Antony Duff

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The Right Honourable
Sir Antony Duff
Allegiance United Kingdom Flag of the United Kingdom.svg
Service MI5
Active 1985–1988
Rank Director-General of MI5
Award(s) Privy Councillor
Knight Grand Cross of the Order of St Michael and St George
Commander of the Royal Victorian Order
Distinguished Service Order
Distinguished Service Cross
Mentioned in Despatches

Born (1920-02-25)25 February 1920
Died 13 August 2000(2000-08-13) (aged 80)
Nationality British
Spouse Pauline Sword
Occupation Intelligence officer, Diplomat

Sir Arthur Antony Duff, PC, GCMG, CVO, DSO, DSC (25 February 1920 – 13 August 2000) was a senior British diplomat and Director General of MI5.

Early life and naval service[edit]

Educated at the Royal Naval College, Dartmouth, Duff started his career in the Royal Navy where he was a submarine commander during World War II: he briefly commanded HMS Otway and HMS L23 in 1942 before commanding HMS Stubborn from December 1942 to July 1944.[1]

Diplomatic career[edit]

After the war Duff joined the Diplomatic Service in 1946. He was Counsellor and Head of the Chancery of the United Kingdom Embassy in West Germany from 1962 to 1964, the British Ambassador to Nepal from 1964 to 1965, the Head of the South Asia Department of the Foreign Office from 1965 to 1969, the Deputy High Commissioner to Malaysia from 1969 to 1972, and the British Ambassador to Kenya from 1972 to 1975.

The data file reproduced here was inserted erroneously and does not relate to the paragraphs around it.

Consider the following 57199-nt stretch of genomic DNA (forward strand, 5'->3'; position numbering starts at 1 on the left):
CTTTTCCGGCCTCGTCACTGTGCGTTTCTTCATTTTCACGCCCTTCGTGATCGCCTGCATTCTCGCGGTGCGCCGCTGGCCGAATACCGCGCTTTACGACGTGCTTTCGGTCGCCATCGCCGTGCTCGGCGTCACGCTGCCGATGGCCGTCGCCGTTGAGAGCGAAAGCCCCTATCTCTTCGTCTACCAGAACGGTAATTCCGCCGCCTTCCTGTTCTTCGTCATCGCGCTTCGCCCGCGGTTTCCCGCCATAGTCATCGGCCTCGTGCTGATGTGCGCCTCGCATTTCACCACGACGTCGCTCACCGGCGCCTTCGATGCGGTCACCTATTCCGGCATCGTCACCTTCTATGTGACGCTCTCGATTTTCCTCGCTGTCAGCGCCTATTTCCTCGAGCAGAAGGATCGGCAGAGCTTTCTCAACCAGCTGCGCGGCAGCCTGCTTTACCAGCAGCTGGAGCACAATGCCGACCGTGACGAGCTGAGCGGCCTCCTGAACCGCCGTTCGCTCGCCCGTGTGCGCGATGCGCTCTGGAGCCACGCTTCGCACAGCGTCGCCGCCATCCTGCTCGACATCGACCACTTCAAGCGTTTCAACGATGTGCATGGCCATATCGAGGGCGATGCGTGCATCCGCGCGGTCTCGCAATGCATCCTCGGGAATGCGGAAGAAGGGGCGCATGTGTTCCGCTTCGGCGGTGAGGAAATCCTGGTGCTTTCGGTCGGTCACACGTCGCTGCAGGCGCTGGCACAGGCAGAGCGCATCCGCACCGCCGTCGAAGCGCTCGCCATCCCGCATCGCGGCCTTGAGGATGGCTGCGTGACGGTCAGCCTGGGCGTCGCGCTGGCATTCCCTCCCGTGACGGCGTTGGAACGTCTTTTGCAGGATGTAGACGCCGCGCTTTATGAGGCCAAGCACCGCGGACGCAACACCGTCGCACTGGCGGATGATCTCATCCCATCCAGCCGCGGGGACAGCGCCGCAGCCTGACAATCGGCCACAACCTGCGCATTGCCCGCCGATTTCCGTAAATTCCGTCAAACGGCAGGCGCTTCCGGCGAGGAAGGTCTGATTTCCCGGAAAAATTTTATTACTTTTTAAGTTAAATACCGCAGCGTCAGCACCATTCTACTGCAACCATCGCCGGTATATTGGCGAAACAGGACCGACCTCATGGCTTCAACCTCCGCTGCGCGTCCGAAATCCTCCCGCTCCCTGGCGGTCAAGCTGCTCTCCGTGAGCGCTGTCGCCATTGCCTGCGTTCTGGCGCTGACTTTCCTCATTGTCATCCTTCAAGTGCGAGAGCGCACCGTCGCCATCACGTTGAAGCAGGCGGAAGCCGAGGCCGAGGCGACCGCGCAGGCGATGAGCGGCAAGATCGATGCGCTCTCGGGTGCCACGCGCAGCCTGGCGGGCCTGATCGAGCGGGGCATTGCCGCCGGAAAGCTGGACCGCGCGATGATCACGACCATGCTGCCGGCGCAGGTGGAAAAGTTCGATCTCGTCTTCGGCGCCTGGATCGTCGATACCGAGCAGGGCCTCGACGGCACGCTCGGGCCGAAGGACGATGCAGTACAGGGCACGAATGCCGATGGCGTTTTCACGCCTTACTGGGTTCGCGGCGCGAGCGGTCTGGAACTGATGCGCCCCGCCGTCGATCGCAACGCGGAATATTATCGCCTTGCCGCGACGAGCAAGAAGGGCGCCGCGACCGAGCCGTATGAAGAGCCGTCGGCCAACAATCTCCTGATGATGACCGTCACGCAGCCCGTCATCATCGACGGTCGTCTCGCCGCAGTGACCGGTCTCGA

Duff was the Deputy Under Secretary for Middle East and Africa from 1975 to 1977 and the Deputy Under Secretary for Defence and Intelligence from 1977 to 1990 including serving concurrently as the Senior Deputy Under Secretary from 1976 to 1979. Having led the British official delegation to the Lancaster House talks, he became Deputy Governor of Southern Rhodesia under Lord Soames from 1979 to 1980.

Cabinet Office and MI5[edit]

Duff was sworn of the Privy Council in 1980, the first diplomat to be so honoured since Sir Alexander Cadogan in 1940. Duff was Deputy Secretary (Intelligence and Security Co-ordinator) at the Cabinet Office with responsibility for security matters from 1980 to 1984. He was then Director General of the Security Service (MI5) from 1985 to 1988.[2]

Later life[edit]

After his retirement Duff worked as a volunteer in a centre for the homeless and was a board member of Homeless Network in London.[3]


  • Andrew, Christopher (2010). Defence of the Realm: The Authorised History of MI5. London: Penguin. ISBN 978-0-14-102330-4. 
Diplomatic posts
Preceded by
Guy Clarke
Ambassador to Nepal
Succeeded by
Arthur Kellas
Preceded by
Sir Eric Norris
High Commissioner to Kenya
Succeeded by
Sir Stanley Fingland
Government offices
Preceded by
Sir John Jones
Director General of MI5
Succeeded by
Sir Patrick Walker